The Good: Great interface, good range of tools, stable, 16-bit editing, fast, price, vector tools.
The Bad: Vector tools are limited. No PS plugins, limited preferences.
The Bottom Line: A top quality image editor at a remarkably affordable price.
It is undeniably the case that Photoshop is a defining application in modern computing. To describe it simply as a photo editor does not fully encapsulate the far-reaching influence Adobe’s software has had on graphic design, photography, digital illustration, and the apps which cater for these creative disciplines.
But today, when swift edits are the name of the game, history counts for nothing. For this reason, many lightweight editors have sprung up in recent years, aiming to capture the audience that is put off by even Photoshop Elements’ needless complications and unhelpful quirks. One such alternative offering is Pixelmator (£20.99/$29.99), an app that has gained acclaim in some reviews. But what is the LTT verdict? Read on to find out…
For an app like Pixelmator, there is a difficult line to tread when it comes to usability. Of course, simplicity is vital — it is the primary reason why an app buyer would avoid the standard Adobe route — but a Photoshop-style layout is what users have come to expect.
Pixelmator’s interface is clean and clear
I think Pixelmator walks this precarious line quite deftly. By default, its tool palettes and windows float above your desktop, instantly providing a lighter feel than Photoshop’s overwhelming visual environment. However, there’s a vertical menu of tools, a list of layers and an effects menu. It is all very familiar, but the starting point is to hide things that aren’t being used, and allow them to be summoned via the top-bar menus, rather than automatically cluttering your view.
The other main impression I get from this interface is an emphasis on user-friendliness. Atop the dark-as-night background, the icons are pictorial, while the previews of effects are animated, and visually self-explanatory. It isn’t the most on-trend look, but it works, and that must be commended.
First, something to note. I approach this review, primarily, with the mindset of a photographer and a web designer. The reason I raise this is because each person’s intended use for Pixelmator heavily influences the judgement of the tools on offer.
The Effects panel makes for easy navigation.
The Effects panel, for instance, is filled with filters that can tease, tweak and twist a photo into whatever style you desire. The range includes basics, such as various forms of Blur, Sharpen, Distort and Colour Adjustments, right through to the plain wacky. The most interesting thing, though, is that this panel is the hub of the app — no standard adjustment offered by Pixelmator can be found in the menu bar. It means that there are a lot of options crammed into this area, but their organisation into sections (along with the drop-down navigation menu provided) makes finding the desired effect relatively easy.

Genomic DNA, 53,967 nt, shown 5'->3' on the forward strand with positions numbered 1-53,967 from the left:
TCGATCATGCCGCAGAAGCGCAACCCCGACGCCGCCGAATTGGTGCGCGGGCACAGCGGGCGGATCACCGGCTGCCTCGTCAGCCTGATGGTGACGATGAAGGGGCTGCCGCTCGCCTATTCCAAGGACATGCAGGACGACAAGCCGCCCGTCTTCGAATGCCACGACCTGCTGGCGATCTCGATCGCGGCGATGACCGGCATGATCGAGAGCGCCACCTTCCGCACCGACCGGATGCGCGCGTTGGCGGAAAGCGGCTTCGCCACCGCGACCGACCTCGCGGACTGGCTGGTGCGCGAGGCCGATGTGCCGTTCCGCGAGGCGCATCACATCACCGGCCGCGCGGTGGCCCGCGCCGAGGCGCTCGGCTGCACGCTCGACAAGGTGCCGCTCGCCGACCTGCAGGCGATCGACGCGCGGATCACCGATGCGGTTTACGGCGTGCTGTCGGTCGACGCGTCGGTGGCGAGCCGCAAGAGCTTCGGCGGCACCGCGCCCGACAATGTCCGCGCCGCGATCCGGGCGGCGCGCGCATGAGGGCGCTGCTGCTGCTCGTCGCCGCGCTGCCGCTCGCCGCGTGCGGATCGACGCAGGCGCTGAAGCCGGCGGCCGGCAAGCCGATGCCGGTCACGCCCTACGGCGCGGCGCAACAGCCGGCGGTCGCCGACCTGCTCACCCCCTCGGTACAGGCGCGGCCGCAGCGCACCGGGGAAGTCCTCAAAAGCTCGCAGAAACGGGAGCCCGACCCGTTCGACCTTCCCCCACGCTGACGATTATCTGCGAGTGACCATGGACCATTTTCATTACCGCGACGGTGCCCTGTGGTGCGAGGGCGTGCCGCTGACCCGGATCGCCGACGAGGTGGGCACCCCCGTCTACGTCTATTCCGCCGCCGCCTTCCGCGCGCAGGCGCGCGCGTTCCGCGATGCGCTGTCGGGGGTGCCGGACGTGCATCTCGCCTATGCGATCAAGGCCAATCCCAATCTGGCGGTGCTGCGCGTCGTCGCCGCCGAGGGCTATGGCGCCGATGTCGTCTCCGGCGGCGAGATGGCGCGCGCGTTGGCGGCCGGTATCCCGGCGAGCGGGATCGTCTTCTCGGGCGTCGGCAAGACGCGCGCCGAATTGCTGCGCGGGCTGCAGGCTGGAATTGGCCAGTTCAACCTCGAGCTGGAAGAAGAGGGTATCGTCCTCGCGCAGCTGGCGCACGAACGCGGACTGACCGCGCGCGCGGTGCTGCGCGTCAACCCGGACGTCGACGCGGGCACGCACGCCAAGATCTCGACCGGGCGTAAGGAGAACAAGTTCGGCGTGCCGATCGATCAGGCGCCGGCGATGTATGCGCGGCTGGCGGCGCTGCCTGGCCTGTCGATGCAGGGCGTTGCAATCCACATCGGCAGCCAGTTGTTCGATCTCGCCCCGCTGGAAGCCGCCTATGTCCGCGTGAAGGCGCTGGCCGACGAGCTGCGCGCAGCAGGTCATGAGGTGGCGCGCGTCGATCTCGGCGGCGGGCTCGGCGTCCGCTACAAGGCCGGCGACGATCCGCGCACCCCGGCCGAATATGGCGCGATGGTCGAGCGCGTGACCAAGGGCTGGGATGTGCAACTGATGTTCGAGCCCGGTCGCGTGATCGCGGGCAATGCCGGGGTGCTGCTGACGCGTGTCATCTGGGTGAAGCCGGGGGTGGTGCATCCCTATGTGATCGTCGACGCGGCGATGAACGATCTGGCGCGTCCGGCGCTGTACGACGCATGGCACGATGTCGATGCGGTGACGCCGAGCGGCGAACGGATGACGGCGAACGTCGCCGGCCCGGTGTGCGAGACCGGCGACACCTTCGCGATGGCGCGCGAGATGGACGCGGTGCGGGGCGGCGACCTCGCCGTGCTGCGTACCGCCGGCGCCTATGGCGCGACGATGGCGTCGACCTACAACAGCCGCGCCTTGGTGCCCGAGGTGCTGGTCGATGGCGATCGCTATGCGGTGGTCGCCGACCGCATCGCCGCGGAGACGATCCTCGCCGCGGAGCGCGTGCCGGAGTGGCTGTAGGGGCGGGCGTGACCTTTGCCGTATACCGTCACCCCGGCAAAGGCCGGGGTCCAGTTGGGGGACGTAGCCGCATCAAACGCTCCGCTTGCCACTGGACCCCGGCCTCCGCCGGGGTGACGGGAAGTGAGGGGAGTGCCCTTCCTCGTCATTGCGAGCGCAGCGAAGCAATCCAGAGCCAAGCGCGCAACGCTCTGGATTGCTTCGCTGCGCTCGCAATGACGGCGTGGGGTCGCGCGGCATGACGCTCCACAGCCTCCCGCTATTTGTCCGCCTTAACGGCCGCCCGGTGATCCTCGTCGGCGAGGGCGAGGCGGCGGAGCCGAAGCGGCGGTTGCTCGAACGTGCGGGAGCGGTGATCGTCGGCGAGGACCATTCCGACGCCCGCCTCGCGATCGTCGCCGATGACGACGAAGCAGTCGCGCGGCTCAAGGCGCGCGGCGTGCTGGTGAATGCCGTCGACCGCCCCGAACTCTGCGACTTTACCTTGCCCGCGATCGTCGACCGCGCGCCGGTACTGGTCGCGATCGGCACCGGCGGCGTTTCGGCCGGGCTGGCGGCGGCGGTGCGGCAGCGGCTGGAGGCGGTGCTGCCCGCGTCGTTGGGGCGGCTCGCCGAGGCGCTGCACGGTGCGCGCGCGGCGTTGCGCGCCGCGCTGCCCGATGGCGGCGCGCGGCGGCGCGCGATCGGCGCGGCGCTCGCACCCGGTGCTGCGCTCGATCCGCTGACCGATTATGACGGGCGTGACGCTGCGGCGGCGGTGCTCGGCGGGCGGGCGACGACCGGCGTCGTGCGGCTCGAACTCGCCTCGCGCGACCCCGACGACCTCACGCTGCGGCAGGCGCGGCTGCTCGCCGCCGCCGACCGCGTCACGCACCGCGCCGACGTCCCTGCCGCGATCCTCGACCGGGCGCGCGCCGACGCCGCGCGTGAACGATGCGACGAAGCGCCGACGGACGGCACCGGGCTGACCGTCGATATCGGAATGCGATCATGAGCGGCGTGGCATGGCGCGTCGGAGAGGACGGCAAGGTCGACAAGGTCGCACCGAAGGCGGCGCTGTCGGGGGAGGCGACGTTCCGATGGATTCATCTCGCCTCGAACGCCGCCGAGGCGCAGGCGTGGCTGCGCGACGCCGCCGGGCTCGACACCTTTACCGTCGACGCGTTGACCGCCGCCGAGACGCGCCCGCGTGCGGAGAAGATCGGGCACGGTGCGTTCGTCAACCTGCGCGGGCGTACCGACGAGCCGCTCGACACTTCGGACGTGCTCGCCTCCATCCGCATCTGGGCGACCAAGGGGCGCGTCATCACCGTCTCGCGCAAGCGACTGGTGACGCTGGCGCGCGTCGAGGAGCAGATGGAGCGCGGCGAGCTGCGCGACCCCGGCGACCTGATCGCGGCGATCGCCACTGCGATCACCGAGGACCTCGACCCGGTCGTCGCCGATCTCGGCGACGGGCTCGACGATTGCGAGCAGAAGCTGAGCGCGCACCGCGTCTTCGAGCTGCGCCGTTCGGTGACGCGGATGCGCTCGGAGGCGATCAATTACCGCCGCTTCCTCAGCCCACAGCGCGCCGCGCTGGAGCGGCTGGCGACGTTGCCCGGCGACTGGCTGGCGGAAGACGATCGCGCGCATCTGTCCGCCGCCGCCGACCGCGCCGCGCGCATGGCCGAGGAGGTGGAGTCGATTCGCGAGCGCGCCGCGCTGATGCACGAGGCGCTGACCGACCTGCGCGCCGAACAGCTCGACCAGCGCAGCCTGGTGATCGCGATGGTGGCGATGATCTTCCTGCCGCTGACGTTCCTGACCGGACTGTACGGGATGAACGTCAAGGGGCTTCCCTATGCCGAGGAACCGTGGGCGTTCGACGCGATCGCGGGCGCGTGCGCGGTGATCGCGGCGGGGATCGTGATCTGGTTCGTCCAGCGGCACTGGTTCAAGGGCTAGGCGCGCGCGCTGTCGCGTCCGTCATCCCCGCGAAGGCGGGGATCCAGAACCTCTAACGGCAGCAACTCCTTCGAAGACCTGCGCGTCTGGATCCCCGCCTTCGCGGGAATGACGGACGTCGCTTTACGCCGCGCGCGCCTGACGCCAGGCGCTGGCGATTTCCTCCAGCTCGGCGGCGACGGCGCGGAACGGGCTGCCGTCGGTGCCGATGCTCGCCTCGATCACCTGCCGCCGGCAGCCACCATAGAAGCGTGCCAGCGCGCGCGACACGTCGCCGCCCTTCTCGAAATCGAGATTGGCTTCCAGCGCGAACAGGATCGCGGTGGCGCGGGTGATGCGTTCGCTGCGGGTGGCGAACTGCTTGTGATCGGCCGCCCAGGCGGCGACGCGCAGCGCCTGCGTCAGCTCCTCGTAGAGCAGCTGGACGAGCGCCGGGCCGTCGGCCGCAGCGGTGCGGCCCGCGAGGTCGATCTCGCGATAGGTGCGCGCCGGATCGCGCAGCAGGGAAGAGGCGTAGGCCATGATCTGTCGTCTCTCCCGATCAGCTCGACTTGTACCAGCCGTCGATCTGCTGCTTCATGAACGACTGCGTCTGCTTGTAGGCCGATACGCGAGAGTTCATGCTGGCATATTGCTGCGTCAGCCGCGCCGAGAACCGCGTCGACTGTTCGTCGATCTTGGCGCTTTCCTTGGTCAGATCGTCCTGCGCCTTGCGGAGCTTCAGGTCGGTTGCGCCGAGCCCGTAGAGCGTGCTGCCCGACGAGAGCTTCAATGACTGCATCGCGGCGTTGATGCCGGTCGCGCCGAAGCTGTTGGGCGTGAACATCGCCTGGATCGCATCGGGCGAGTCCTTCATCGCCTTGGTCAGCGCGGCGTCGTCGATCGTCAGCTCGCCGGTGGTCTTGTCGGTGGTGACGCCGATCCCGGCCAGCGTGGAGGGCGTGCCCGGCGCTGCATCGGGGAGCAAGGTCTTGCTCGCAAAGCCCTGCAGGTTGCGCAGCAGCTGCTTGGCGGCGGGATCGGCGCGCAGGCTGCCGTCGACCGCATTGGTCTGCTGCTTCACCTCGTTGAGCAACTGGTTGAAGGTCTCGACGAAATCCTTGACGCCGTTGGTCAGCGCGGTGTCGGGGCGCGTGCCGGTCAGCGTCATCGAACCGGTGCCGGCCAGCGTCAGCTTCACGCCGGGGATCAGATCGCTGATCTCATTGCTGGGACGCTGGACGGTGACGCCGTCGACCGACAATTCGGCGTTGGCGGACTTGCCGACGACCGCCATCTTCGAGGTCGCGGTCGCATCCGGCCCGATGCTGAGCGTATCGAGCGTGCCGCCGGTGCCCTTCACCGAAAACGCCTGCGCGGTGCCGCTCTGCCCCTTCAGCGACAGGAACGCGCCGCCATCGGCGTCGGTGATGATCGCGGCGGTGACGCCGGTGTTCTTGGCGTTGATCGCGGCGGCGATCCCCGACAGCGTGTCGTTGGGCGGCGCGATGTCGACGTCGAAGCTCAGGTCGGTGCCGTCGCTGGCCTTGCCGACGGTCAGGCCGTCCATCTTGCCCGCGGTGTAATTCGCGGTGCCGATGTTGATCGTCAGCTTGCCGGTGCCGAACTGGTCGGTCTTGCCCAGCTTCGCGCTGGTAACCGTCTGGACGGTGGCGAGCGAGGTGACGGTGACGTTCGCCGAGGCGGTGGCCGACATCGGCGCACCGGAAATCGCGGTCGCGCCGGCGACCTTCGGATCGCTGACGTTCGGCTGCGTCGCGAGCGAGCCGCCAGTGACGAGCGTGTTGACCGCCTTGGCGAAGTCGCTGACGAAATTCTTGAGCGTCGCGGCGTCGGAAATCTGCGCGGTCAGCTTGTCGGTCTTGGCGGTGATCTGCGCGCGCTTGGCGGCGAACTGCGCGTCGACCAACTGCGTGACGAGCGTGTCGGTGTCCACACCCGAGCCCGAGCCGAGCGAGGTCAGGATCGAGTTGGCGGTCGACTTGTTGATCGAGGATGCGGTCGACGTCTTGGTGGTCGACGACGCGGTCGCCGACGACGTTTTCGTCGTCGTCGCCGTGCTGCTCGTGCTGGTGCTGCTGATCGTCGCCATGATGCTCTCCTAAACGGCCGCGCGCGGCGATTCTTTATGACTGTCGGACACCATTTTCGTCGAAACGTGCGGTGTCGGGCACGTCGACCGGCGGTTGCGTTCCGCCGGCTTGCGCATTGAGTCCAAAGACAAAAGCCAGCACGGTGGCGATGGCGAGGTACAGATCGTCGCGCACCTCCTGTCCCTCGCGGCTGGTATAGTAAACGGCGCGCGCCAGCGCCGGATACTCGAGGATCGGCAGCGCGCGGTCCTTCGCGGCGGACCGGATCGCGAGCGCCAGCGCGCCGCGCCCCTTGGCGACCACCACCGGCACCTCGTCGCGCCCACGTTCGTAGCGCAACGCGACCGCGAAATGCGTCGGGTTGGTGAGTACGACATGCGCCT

Most things that a photographer — or former PS Elements user — might want can be found here, including the likes of Curves, colour-specific levels, and Transform. On the design front, there is a specialist splicing tool, which genuinely expedites the image-chopping process by making areas selectable with a click. Even a small batch of vector tools is provided; the likes of Bezier and Line are limited in their abilities, but they are surely a welcome addition to the workflow of most designers.
It’s very nice to see vector tools in a bitmap editor.
Without going through each and every one of these tools in detail, it suffices to say that they all operate in a fairly industry-standard way, and I have encountered no usability issues with any of them. It’s also worth pointing out that these are non-destructive adjustments, and it is possible to edit in full 16-bit colour depth, too.
If you’ve ever used Pixelmator’s rivals, you may have seen the sprawling preferences to be found in many of these apps. It provides control, no doubt, but it is also bewildering. Once again, Pixelmator seems to find a steady balance on the narrow line between customisation and complication.
There are only three parts to the preferences area, but they cover the essentials. There is the General settings panel — whether to show labels and tooltips, what the default blank document background should be, etc. — and under the Rulers tab, the colours, sizes and behaviours of grids and guides can be altered.
Far more interesting, though, is the Tools panel. This allows you to rearrange the tools in the floating main tool palette into whichever order best suits your editing needs. This is simply a case of drag and drop, and I think it is a tremendous idea that has been executed perfectly.
The only other thing to bear in mind here is that you can’t use PS plugins with Pixelmator. For many folks, this won’t be a problem, but it does rule out any significant extensibility.
Let me get to the important part of this verdict straight away — Pixelmator is every bit as polished as anything Adobe offers. In fact, I would say it is better in the usability department.
That matters, because every image editor at this modest price point will come with limitations. Assuming such apps are equal in terms of their build quality, it is then just a matter of deciding which limitations you can bear.
In the case of Pixelmator, the limitations are the modest array of preferences, the restricted vector tools, and the inability to use Photoshop plugins. Set against that, however, is the useful Splice tool, Curves and the 16-bit non-destructive editing. And the fact that a bitmap editor has vector tools at all. For my needs, that whole equation probably tips the scale in favour of Pixelmator.
However, given the very individual editing requirements of every Mac owner, the fundamental point to take away is that Pixelmator is a top quality app at a remarkably affordable price. Impressed.